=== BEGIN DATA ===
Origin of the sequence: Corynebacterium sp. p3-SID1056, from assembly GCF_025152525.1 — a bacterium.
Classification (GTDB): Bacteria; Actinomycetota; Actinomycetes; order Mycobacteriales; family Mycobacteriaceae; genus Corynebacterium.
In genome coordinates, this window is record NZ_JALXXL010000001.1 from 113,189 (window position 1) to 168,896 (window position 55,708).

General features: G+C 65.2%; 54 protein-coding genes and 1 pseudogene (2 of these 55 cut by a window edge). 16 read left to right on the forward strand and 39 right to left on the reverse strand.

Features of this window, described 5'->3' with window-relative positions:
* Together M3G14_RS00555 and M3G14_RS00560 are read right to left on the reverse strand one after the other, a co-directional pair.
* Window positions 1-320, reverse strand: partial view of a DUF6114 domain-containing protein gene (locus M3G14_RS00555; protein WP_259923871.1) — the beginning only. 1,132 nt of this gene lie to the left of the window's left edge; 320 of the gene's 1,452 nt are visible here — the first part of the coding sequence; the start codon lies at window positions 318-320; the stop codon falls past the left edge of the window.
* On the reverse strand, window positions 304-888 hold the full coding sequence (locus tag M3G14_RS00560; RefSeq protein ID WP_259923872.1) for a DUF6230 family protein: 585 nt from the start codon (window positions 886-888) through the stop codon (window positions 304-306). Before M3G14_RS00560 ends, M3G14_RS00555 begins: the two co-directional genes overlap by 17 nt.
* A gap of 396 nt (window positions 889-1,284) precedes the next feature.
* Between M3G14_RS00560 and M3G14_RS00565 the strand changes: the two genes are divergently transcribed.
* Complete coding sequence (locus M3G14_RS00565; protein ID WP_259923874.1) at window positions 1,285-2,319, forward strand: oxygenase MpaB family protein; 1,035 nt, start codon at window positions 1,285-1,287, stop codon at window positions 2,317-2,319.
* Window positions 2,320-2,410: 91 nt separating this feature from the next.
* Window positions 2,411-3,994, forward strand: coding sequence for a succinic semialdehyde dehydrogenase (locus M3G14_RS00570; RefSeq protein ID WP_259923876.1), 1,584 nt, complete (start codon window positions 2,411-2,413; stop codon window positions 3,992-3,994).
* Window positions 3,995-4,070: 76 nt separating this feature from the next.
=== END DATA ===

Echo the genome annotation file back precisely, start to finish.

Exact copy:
Origin of the sequence: Corynebacterium sp. p3-SID1056, from assembly GCF_025152525.1 — a bacterium.
Classification (GTDB): Bacteria; Actinomycetota; Actinomycetes; order Mycobacteriales; family Mycobacteriaceae; genus Corynebacterium.
In genome coordinates, this window is record NZ_JALXXL010000001.1 from 113,189 (window position 1) to 168,896 (window position 55,708).

General features: G+C 65.2%; 54 protein-coding genes and 1 pseudogene (2 of these 55 cut by a window edge). 16 read left to right on the forward strand and 39 right to left on the reverse strand.

Features of this window, described 5'->3' with window-relative positions:
* Together M3G14_RS00555 and M3G14_RS00560 are read right to left on the reverse strand one after the other, a co-directional pair.
* Window positions 1-320, reverse strand: partial view of a DUF6114 domain-containing protein gene (locus M3G14_RS00555; protein WP_259923871.1) — the beginning only. 1,132 nt of this gene lie to the left of the window's left edge; 320 of the gene's 1,452 nt are visible here — the first part of the coding sequence; the start codon lies at window positions 318-320; the stop codon falls past the left edge of the window.
* On the reverse strand, window positions 304-888 hold the full coding sequence (locus tag M3G14_RS00560; RefSeq protein ID WP_259923872.1) for a DUF6230 family protein: 585 nt from the start codon (window positions 886-888) through the stop codon (window positions 304-306). Before M3G14_RS00560 ends, M3G14_RS00555 begins: the two co-directional genes overlap by 17 nt.
* A gap of 396 nt (window positions 889-1,284) precedes the next feature.
* Between M3G14_RS00560 and M3G14_RS00565 the strand changes: the two genes are divergently transcribed.
* Complete coding sequence (locus M3G14_RS00565; protein ID WP_259923874.1) at window positions 1,285-2,319, forward strand: oxygenase MpaB family protein; 1,035 nt, start codon at window positions 1,285-1,287, stop codon at window positions 2,317-2,319.
* Window positions 2,320-2,410: 91 nt separating this feature from the next.
* Window positions 2,411-3,994, forward strand: coding sequence for a succinic semialdehyde dehydrogenase (locus M3G14_RS00570; RefSeq protein ID WP_259923876.1), 1,584 nt, complete (start codon window positions 2,411-2,413; stop codon window positions 3,992-3,994).
* Window positions 3,995-4,070: 76 nt separating this feature from the next.